The trial of Kristen LaBrie was brought to a close earlier this week, with an Essex County jury finding her guilty on each of the four counts that she was charged with: 1) Attempted murder; 2) Assault and battery on a disabled person with injury; 3) assault and battery on a child with substantial injury, and 4) Reckless endangerment of a child, for withholding medication from her son, Jeremy Fraser.
Essex County District Attorney Jonathan Blodgett’s office argued that Jeremy could have survived a treatable case of non-Hodgkin’s lymphoma that he had been diagnosed with in October 2006 when he was 7 years old, but that LaBrie failed to administer chemotherapy treatments. Prosecutors alleged that LaBrie intentionally withheld the medications because she did not wish to care for her son who suffered from autism; in effect, that she attempted to cause his death. By the time his doctors realized the boy was not taking his medication, his condition had advanced to leukemia, and became untreatable. He died at age 9. Prosecutors argued that LaBrie’s failure to administer the prescribed chemotherapy medications was a substantial factor that contributed to the boy’s death, as it allowed the cancer to spread even though it had previously been sent into remission.
LaBrie’s defense had argued that she honestly believed that the medications her son was prescribed were making him more ill than the disease itself, and that she couldn’t bear to see him made so sick by those medications. Her lawyer argued that she suffered from mental exhaustion, and that she made what she believed were the best decisions that she could make, to care for her son. Prior to Jeremy’s death, state child welfare officials removed the boy from his mother’s care, and custody was awarded to the boy’s father, now deceased. However, at that point the boy’s cancer was no longer treatable. The prosecution introduced evidence that after her son’s death, LaBrie acted in a manner inconsistent with a grieving mother; that in fact, she appeared happy and even celebratory.
As a Norfolk County Massachusetts defense attorney, I’m not surprised that this jury found LaBrie guilty on the Massachusetts attempted murder charge. Under Massachusetts case law, it’s inarguably clear that parents have a legal obligation to administer prescribed medications if doing so will reduce the risk of serious harm to the child. Recent cases on some parents’ religious objections to providing medical care to sick children have narrowed this area of law. The most notable of these cases emerged almost two decades ago when Massachusetts manslaughter charges were brought against parents who refused to authorize surgery for their young child, who died from bowel obstruction that could have been treated through surgery. The couple, David and Ginger Twitchell, then of Hyde Park, Massachusetts, argued that they were Christian Scientists and that they had the legal right as the child’s parents, to try to treat his medical condition through prayer. In a landmark decision, the Massachusetts Supreme Judicial Court, reviewing that case, ruled that parents have a legal duty to provide medical care for their seriously ill children, notwithstanding claims of religious faith.(Note: In the LaBrie case, the defendant was not charged with straight murder here, because what is known as the “proximate cause” of the boy’s death was ultimately the cancer that he suffered from.)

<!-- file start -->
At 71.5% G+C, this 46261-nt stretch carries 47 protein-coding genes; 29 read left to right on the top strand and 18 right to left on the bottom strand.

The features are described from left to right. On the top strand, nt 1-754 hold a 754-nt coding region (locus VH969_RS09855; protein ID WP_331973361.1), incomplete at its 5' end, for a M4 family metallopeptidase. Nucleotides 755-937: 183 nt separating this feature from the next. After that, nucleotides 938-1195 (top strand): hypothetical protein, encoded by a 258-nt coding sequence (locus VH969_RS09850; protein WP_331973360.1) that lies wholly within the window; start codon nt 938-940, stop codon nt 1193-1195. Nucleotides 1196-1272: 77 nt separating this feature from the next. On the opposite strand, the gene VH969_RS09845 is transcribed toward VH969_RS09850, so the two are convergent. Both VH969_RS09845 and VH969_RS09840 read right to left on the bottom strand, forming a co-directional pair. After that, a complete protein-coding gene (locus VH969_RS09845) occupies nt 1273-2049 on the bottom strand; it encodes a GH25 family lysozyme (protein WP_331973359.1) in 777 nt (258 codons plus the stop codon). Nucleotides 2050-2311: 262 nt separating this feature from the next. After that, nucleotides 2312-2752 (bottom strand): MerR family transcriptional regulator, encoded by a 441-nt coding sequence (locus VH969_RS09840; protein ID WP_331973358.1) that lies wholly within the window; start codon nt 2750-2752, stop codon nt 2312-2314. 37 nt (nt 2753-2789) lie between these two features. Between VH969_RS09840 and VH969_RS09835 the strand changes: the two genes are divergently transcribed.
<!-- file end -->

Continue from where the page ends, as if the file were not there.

I also wasn’t especially surprised at the jury’s finding of Reckless Endangerment of a Child. However, I was fairly surprised at the guilty verdicts on two other counts: Massachusetts Assault and battery on a disabled person with injury; 3) assault and battery on a child with substantial injury. I think that these charges were a stretch on the part of the District Attorney, as failure to administer medication to a 7 year-old child is not likely to create apprehension in the child of an imminent, unwanted touching, and neither is it an actual “battery”. FoxTV-25 asked me earlier this week to review the case as a legal expert, and my broadcast appearance can be viewed by clicking on this FoxTV-25 link.
Notwithstanding, the jury’s guilty verdicts on these and all four counts reflected a considerable degree of anger toward this defendant. Some jurors have commented on how they simultaneously felt anger and sympathy for this mother, in trying to care for an autistic 7 year-old who was stricken with cancer, but it’s clear that it was their antipathy toward LaBrie that formed their verdicts. Indeed, The Boston Globe editorialized on the duality of these emotions in this case, but made clear its support for prison time. Click on the Globe link in the preceding paragraph to read that editorial. Its title tells the story: “Sympathy and a Stiff Sentence.” (Note: The Globe had written that editorial the day before Superior Court judge Richard Welch’s sentence was delivered, Friday, April 15 2011, but the editorial was published in that morning’s edition.)
Yesterday, LaBrie, 38, was sentenced to eight to 10 years in prison, and was also ordered to serve five years on probation and to complete an anger management program, according to an Essex County District Attorney spokesman. Adding the maximum sentences for each count, LaBrie faced a potential maximum total of 37 ½ years in prison; a maximum of 20 years for the attempted murder charge, alone. Against this backdrop, eight to 10 years is a relatively light sentence. She will be eligible for parole after serving eight years. As obvious as the jurors’ intolerance of LaBrie’s conduct was, I think it’s equally clear that the judge in this case felt some countervailing sympathy for her.
All in all, I think the sentence is not especially unreasonable, especially when one considers the worst sentence of all that LaBrie will have to live with, for the rest of her life: That she was convicted of the attempted murder of her own son.